Researchers at Lawrence Berkeley National Laboratory are working with manufacturers to commercialize a triple-glazed “super window” that’s at least twice as insulating as the most common window sold in the United States today. If commercialized, the window could save $10 billion annually in U.S. energy costs.
Some 90% of the windows sold in the United States are double-glazed models with low-emissivity (low-E) coatings. Two layers of glass covered with low-E coatings enclose a gap with filled argon gas.
The low-E coatings reflect long-wave infrared radiation, felt as heat, while allowing visible light to enter the building, and can be customized to improve both heating and cooling performance based on the climate zone.
The “thin triple super window” builds upon this model by inserting an ultra-thin layer of glass between the two existing panes, adding a second low-E coating, and trading argon gas for better-insulating krypton gas in the gaps between the panes.
Because the super window is the same width and nearly the same weight as existing market-leading double-glazed windows, manufacturers will not need to redesign the window sash and frame. The new window therefore presents a tantalizing opportunity: a more efficient drop-in replacement for existing double-glazed windows.
An innovation whose time has come
Thus far, LBNL researchers have built and tested prototypes of the super window in the lab. The research team includes veterans of a previous effort to bring a window innovation to market.
“We worked on a similar successful transformation once before,” Stephen Selkowitz told Greentech Media in an email, citing the lab’s work to commercialize low-E windows in the 1980s. Selkowitz is an LBNL researcher and co-inventor of the super window.
He cautioned that it can take many years for promising technologies to gain traction in the window industry. Decades passed before low-E windows became the default technology.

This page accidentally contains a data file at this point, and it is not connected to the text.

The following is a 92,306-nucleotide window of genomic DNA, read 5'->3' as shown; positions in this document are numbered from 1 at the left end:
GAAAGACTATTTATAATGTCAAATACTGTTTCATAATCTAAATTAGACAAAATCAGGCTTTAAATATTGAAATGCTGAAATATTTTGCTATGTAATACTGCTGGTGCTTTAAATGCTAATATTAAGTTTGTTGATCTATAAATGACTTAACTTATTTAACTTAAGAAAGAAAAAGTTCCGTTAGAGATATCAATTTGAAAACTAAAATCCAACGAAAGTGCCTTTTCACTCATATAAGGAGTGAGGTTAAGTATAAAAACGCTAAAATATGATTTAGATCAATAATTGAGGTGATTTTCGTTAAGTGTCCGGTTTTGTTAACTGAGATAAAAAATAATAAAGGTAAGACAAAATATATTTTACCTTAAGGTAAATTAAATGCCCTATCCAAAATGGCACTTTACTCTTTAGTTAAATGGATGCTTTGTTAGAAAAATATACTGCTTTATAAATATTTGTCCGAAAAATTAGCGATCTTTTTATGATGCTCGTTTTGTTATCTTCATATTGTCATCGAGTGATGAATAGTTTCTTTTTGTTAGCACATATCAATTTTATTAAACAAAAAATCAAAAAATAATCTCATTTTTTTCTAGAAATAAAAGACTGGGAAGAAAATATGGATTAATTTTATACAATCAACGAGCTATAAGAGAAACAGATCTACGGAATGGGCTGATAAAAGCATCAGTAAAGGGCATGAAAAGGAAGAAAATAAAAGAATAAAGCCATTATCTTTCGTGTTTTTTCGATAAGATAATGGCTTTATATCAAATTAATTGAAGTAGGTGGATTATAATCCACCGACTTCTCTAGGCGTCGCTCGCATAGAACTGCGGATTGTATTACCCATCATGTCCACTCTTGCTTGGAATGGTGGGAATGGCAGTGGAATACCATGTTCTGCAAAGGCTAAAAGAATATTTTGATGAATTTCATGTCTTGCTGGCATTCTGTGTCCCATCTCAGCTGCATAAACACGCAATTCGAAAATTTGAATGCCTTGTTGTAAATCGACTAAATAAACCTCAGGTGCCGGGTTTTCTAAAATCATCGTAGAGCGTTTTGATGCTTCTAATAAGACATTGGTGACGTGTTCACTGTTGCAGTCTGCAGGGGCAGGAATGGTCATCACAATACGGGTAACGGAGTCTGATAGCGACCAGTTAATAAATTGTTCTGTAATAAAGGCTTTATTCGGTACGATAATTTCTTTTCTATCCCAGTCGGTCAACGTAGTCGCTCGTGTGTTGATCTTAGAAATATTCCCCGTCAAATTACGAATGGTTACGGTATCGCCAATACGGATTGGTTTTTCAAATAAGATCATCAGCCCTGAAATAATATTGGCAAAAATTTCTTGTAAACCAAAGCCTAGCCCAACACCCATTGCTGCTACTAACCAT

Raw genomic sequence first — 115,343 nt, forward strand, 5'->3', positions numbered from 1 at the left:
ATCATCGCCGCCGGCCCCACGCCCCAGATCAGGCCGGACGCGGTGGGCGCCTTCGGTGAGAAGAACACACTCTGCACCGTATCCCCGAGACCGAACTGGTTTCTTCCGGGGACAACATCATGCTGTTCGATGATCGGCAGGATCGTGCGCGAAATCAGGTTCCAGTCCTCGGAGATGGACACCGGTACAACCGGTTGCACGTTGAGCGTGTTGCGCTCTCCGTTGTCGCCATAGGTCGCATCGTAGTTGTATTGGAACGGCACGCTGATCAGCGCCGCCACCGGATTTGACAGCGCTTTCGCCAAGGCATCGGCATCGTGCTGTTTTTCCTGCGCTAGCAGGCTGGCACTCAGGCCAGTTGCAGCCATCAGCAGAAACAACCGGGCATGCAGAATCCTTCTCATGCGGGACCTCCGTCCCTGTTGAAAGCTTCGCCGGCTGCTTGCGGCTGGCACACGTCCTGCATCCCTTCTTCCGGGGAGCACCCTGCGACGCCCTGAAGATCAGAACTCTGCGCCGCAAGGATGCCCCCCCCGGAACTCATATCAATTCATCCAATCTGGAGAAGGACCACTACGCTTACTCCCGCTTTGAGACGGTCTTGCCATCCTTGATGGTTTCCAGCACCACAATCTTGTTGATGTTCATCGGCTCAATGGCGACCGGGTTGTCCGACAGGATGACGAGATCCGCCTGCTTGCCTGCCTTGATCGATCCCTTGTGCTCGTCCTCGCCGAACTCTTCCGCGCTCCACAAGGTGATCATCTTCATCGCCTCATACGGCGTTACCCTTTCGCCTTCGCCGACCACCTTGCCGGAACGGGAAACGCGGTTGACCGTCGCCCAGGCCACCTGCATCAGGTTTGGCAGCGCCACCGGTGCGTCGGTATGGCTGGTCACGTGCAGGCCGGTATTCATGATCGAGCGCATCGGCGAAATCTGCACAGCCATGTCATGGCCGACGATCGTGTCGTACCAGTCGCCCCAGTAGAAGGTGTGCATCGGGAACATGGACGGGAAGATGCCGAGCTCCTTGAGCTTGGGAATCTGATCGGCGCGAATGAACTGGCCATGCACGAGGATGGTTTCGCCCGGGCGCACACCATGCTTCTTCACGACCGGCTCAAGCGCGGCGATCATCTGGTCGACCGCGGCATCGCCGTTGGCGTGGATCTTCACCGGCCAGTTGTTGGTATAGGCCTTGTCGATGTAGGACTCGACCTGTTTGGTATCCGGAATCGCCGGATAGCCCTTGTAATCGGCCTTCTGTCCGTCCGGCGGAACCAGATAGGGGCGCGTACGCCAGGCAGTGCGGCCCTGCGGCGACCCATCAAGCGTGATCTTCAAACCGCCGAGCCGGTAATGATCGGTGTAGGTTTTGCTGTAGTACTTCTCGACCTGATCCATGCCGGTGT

The payoff for a market-shifting technology can be substantial. Selkowitz said low-E windows have saved a cumulative $150 billion in avoided energy costs in the United States.
LBNL invented and patented the super window more than 20 years ago. But it was a concept ahead of its time. Manufacturers could not then source the large sheets of the ultra-thin glass required for a commercial product.
“Twenty years ago, we couldn’t find any companies that could make thin glass sheets in volume,” LBNL researcher Charlie Curcija said in a statement. “Now the flat-screen TV industry has pushed the glass industry to create precisely the glass we need for windows, and at a price the window market can afford.”
“The window industry isn’t turning over new products at the same rate as smartphones or TVs,” added Selkowitz. “In this case, those industries have helped make our approach viable with the massive ramp-up of thin glass production.”
Huge energy savings potential
According to LBNL, about $20 billion worth of energy leaks out of windows in the United States each winter. The super window could cut those energy losses in half. Double-paned, low-E windows have an R-value of R4.
R-value is a measure of a material’s thermal resistance. The higher the R-value, the better an insulating material can prevent heat transfer. The thin triple super window has an R-value of R8 to R10.
Selkowitz estimates that if a homeowner in a cold climate replaced their existing double-paned windows with LBNL’s super windows, the household could save $250 to $750 annually. If a homebuilder installed super windows instead of double-paned windows with low-E coatings in a new home, the homeowner could save $100 to $300 annually.
“In retrofit, the paybacks look pretty good compared to the base case,” concluded Selkowitz. “In new construction, the paybacks are longer because the base case is already an efficient product.”
The path to market
LBNL is working with two manufacturers, Andersen Corporation, America’s largest window and door maker, and Alpen High Performance Products, to commercialize the super window.
Selkowitz said “solvable” obstacles must be overcome before a window manufacturer can launch a product line. The obstacles include bringing down costs, building out the supply chain for the ultra-thin glass and kypton gas, developing new techniques for automated assembly of the IGU [insulating glass unit], and durability.
“Our goal is to try to resolve the major remaining technical issues in about a year’s time,” he said. “If the outcome is positive, it would then take a company some time to ramp up sourcing, production and marketing.”
Another piece of LBNL’s commercialization plan is to create demand for the new window by raising awareness of the technology among utilities, building code officials and architects.
“Decades of similar work in energy efficiency tells us that if the market demand is not there, then the technology won’t be adopted,” said Selkowitz.